On Saturday 7th of September around 140 enthusiastic and aspiring young writers and illustrators, aged between 9 and 13, arrived at Berkley Intermediate, in Hamilton, to take advantage of the 2019 Young Authors Conference. This biennial event had a fabulous cast of 12 talented authors, illustrators (and entertainers) from near and afar- including some New Zealand favourites: Des Hunt, Melinda Szymanik, Feana Tu’akoi, Amy Harrop, Sarah Johnson, Sharon Holt, Deb Hinde, Judi Bilcliff, Maria Gill, Lewis Morgan aka Zeebong and Raymond McGrath.

Each student attended three 1 hour workshops throughout the day to help hone their literacy skills and learn a few ‘tricks and tips’ of the trade from those in the know.

At the end of the day each author or illustrator addressed the 140 students (slightly more enthusiastic, now inspired) who congregated in Berkley’s Cultural Centre. These special guests shared aspects of their own lives, their struggles on the way to authorship, words of encouragement, a few laughs as well as several books and drawings which were given away as spot prizes. Thank you also to Sandie from Scholastic for donating a significant number of children’s books as spot prizes thus ensuring that not many children went home empty handed.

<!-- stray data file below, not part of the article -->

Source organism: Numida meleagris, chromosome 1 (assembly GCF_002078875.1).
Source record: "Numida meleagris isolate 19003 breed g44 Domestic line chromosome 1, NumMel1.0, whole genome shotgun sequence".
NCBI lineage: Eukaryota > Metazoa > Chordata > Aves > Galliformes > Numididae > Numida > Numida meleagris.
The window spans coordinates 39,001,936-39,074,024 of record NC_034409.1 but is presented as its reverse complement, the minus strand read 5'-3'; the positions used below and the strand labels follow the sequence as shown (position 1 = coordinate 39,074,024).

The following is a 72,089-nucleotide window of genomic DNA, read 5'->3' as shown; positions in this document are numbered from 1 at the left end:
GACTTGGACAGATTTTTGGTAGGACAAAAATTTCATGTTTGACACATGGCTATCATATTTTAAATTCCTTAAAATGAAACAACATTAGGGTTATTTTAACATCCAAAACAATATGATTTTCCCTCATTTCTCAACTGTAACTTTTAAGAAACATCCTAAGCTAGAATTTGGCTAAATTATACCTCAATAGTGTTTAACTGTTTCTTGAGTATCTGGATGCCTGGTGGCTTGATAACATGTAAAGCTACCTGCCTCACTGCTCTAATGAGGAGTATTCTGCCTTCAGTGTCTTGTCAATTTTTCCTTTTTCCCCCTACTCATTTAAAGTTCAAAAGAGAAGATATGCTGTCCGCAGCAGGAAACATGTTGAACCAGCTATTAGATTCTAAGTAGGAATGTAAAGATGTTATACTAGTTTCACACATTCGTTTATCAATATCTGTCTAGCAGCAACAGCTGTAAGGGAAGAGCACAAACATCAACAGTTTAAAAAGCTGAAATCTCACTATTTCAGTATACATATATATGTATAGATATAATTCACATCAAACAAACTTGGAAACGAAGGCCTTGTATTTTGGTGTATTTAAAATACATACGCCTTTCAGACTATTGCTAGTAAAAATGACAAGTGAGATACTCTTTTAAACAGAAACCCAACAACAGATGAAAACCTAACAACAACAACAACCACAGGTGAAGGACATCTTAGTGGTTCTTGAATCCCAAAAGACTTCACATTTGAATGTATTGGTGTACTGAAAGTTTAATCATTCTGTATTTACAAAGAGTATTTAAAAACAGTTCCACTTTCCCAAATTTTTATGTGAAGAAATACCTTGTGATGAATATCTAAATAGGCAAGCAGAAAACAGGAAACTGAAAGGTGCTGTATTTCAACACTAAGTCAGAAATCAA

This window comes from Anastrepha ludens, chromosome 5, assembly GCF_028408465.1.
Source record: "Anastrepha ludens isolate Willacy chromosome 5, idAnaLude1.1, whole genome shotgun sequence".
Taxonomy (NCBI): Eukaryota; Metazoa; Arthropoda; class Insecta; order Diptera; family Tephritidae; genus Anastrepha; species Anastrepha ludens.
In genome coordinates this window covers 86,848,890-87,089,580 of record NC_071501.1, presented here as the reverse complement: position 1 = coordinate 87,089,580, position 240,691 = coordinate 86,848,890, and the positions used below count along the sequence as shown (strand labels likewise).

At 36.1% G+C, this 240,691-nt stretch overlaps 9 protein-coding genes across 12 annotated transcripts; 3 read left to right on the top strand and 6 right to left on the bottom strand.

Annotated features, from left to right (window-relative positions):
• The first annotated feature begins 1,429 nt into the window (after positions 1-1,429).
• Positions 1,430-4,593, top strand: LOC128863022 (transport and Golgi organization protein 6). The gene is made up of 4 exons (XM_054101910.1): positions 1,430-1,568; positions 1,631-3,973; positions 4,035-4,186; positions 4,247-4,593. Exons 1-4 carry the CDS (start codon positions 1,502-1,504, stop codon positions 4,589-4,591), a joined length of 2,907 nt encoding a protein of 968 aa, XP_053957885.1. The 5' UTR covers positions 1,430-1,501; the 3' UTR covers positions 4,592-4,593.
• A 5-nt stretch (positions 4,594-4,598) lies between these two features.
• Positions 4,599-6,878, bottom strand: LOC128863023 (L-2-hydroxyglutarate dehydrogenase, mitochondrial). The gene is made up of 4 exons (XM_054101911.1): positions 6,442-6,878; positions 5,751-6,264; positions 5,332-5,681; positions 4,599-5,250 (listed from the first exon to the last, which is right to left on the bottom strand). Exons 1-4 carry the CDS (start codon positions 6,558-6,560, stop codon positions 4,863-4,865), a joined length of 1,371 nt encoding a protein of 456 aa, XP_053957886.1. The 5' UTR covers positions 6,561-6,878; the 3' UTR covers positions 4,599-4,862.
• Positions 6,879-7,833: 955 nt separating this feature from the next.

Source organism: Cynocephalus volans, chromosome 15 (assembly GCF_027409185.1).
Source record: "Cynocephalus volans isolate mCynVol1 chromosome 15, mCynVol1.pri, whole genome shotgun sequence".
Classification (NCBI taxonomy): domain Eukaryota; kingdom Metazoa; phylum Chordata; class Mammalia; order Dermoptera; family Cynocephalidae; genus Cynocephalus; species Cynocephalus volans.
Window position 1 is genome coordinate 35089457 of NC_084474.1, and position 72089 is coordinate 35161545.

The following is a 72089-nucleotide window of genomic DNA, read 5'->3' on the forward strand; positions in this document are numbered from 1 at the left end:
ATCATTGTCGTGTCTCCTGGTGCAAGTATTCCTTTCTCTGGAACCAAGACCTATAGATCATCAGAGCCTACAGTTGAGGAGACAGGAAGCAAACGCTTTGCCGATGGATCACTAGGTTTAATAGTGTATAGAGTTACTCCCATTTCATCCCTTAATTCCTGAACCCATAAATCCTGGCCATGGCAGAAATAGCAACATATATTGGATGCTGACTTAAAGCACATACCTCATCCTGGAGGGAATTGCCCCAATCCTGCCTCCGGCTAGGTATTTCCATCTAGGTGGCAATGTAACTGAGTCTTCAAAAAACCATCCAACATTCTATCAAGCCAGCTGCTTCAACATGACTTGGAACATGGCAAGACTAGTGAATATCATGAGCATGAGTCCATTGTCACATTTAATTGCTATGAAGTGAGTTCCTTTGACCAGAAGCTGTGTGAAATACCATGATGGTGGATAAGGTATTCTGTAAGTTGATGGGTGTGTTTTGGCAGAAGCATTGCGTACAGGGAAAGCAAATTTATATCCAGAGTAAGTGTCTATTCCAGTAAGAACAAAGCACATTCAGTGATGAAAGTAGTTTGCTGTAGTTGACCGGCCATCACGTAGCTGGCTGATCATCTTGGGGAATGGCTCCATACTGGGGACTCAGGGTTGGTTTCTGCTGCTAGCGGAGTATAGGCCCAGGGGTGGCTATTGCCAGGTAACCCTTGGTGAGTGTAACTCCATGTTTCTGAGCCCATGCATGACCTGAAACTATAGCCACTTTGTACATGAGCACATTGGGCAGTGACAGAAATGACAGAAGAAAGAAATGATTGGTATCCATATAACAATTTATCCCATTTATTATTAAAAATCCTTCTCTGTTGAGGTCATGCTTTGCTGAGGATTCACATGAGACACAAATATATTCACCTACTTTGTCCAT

The highlight came at the very end of the day during the ‘autograph session’ where dozens of children lined up to have their books signed by their favourite author or illustrator- something akin to what you might see after an All Blacks or Black Caps game. Great to see hero worship alive and well at a children’s literacy event.

Thank you to all who gave up their time to be involved in the organisation and supervision on the day- it was well worth the effort. Many of these authors had begun their writing careers later in life after ‘always wanting to be a writer’ so just remember, it is never too late...


Big picture
Big picture

This was my first encounter with the Waikato Literacy Association. Dr. Wendy Carrs provided information on the upcoming talk by Rob Southam from Scholastic books, “The Power of the Book.” The memories Rob created when she asked us to close our eyes and remember our first books as a child. We thought of the golden books with their gold and black binding and the room echoed with the voice of Enid Blyton, The Famous Five, and The Secret Seven. I looked around the room to the delight of happy faces recalling these times.